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General Discussion

kush sharma
PLUS
kush sharma
Courses Plus Student 2,360 Points

Coding skills- talent and hard work

Hi guys, These are few questions which pop in my mind time and again, This whole coding thing , is it reserved for some special few who are born with some inborn talent with mad coding skills, like mark zuckerberg who created facebook all on his own..? I mean if we are learning something we aim to become the best in the field but no matter how hard i work can i come at the same level with those guys..? If no then is it worth it to learn any language..or anything as such...?

Would be great to hear your views.

5 Answers

Hi Kush,

I think it is bad practice to think like that. There will always be coders who are more skilful than yourself. You are just a fish in the sea! But even though only one person can be the 'best' coder, that doesn't mean it isn't worth it for the rest of us!

That is like saying "If I can't have the 'best' life than life is not worth it at all."

It is about what we take away from it as individuals. And more importantly, what we can give it!

Mark Zuckerberg gave us Facebook. I wonder what Kush Sharma can give us? :)

Regards, Jordan.

Not to mention that even though the Facebook we know today is a marvellous feat of engineering and scaling, it's a result of work done by thousands of programmers. The original Facebook, the one Mark Zuckerberg wrote on his own, was only a moderately complex application (compared to most web apps of that time).

What made it the success that it is was not his programming prowess or the complexity of the app, but rather the idea behind the app itself.

You don't need to be a programmer at all to have a good idea. :)

The programming part needn't be elegant and masterful, sometimes it's enough just to get the product out there. Once people start using it and it proves itself useful and profitable (or at least profitable :) ), it's not that much of a problem to improve on the existing codebase.

Holger Liesegang
Holger Liesegang
50,595 Points

Hi Kush,

how about another point of view? Do you really love programming? - because that's what lets you program (or do any other thing like playing a music instrument) for hours - forgetting everything around you (being "in the state of flow" so to speak), not even noticing the slightest feeling of exhaustion that normally gets to you after so many hours of "work"...

I wrote my first program at age 9 on a Sinclair(Timex) ZX-81 (with the luxurious 16KB extension of course) because I was so completely fascinated by the idea of a machine doing something automatically...

You have to love what you do - at least to be perfect and that's what you where hinting at. If you really do, learning doesn't feel like learning but like fun.

Of course there are always those topics need to know and not so fun to learn (I personally do have some of these too, of course :-) ) but the team at Treehouse does the best job possible for you to study even those topics with ease - and trust me on this as I learned and taught already a lot programming stuff in my live. Android Development has been one of those unpopularly topics for me but as the market of Android devices unfortunately isn't going to shrink any time soon you have to be capable of programming for this system (...at least that's what i told myself). I'd like to quote Ben Jakuben on that matter telling Sam Soffes "Now you can have an informed distaste of it" on twitter. Well that's exactly what I'm starting to feel now working with Android Studio - oh, and btw I do really love this quote Ben Jakuben :-)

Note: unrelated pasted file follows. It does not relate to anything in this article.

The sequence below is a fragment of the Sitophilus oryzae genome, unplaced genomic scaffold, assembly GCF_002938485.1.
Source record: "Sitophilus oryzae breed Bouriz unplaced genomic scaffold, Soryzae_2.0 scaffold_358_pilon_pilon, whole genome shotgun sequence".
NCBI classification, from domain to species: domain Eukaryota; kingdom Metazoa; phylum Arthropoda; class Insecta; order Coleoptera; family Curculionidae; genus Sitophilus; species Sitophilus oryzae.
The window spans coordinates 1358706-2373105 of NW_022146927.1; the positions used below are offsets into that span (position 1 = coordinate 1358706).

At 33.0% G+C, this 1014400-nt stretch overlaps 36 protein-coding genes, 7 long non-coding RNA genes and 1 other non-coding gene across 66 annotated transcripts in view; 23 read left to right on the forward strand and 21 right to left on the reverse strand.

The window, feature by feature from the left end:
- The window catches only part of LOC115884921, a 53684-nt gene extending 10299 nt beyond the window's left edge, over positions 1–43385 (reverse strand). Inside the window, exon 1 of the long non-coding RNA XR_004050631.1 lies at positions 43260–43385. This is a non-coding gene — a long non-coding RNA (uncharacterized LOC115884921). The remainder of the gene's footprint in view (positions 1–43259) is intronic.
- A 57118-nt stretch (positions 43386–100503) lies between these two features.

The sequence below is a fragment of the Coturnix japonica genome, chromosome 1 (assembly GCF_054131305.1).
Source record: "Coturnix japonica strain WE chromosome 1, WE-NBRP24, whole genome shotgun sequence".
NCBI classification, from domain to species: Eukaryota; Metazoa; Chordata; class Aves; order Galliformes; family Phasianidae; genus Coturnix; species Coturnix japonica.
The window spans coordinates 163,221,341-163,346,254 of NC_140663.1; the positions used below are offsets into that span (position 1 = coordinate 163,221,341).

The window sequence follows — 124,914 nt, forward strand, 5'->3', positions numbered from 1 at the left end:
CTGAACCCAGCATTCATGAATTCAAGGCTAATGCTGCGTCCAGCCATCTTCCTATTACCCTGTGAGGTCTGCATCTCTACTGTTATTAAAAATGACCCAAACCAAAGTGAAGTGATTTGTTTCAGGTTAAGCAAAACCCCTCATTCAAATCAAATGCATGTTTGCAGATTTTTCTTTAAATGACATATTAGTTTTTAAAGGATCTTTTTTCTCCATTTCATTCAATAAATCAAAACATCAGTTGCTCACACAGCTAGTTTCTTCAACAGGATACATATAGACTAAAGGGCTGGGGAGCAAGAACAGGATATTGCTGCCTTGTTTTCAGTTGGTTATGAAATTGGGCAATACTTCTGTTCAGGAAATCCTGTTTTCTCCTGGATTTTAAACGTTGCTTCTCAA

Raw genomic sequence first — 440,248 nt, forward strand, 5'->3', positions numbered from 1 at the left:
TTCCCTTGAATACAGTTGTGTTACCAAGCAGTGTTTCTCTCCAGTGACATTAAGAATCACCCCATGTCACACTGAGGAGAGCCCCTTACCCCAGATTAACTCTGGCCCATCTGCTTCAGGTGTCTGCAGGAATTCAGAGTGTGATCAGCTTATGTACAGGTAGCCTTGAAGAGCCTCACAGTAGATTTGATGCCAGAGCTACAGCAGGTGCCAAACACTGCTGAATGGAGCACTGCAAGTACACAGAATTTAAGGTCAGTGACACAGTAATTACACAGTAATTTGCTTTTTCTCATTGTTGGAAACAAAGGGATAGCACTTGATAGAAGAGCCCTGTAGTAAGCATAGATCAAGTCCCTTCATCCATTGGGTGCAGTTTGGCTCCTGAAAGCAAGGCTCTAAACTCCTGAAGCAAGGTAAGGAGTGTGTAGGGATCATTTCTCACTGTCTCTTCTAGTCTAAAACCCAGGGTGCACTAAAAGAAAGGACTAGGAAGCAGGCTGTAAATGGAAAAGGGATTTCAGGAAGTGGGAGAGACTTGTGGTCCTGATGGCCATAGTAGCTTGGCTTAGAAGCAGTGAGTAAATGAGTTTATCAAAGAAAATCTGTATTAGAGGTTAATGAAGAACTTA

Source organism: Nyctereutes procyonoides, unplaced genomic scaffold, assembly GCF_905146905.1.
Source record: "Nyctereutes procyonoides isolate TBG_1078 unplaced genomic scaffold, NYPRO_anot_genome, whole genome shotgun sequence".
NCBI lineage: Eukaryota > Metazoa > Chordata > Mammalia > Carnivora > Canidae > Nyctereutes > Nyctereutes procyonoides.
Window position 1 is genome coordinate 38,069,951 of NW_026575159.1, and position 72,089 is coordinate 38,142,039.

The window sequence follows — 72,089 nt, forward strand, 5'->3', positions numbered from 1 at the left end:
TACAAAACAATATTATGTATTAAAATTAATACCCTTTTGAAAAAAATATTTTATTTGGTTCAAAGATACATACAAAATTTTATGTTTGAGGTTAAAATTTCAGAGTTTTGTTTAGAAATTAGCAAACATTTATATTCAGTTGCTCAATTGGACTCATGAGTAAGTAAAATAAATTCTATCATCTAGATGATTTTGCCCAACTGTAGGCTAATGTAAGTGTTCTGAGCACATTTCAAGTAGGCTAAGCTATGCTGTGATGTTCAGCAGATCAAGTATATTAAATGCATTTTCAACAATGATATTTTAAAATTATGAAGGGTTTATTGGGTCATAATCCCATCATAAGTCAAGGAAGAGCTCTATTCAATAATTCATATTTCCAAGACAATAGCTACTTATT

But maybe (who knows) I'm going to even like (less dislike) Android by the end of the Track :)

Thats really much to read (never wrote a longer post than this in the forum so far) - so here's my "punchline":

You want to "come at the same level with those guys" you have to love what you do on the very same level and with the very same intensity.

Just my 2c Kind Regards Holger

Ben Jakuben
Ben Jakuben
Treehouse Teacher

LOL I'm a little worried that an "informed distaste" of Android development is becoming a thing...

kush sharma
PLUS
kush sharma
Courses Plus Student 2,360 Points

Hey thanks guys for your thoughts...much appreciated..:)...#inspired #motivated..

James Barnett
James Barnett
39,199 Points

There's a lot of "coding" that's outside of traditional computer science.

A lot of frontend work falls into that category. Not to say there isn't hardcore frontend JavaScript but it's a much smaller percentage of JavaScript code written.

So in conclusion there's totally a place in building the web for people who aren't particularly gifted in computer science.

Ben Jakuben
STAFF
Ben Jakuben
Treehouse Teacher

This is a great question. I'll just agree with everything said here and add my own experience:

It just takes time and practice. That time and practice go by so much faster and easier if you enjoy it, even a little bit. I gave up programming when I first started because I didn't like my first class in college and wanted to try other things. But I always liked learning how computers worked, and when I came back to programming I found I learned a lot more the 2nd time through my first book and then really started to enjoy it once I started to understand it.

In my career I've always been impressed by senior developers while also feeling a little dismayed that I might never be that good. But lots of people say all the right buzz words without really knowing what they're doing. Also, everyone who is a good programmer has spent a lot of time getting that way.

It's not an innate talent; it's just a different way of thinking. As soon as you start training your brain to think that way then it starts to make more and more sense.

Hope you get a lot out of it!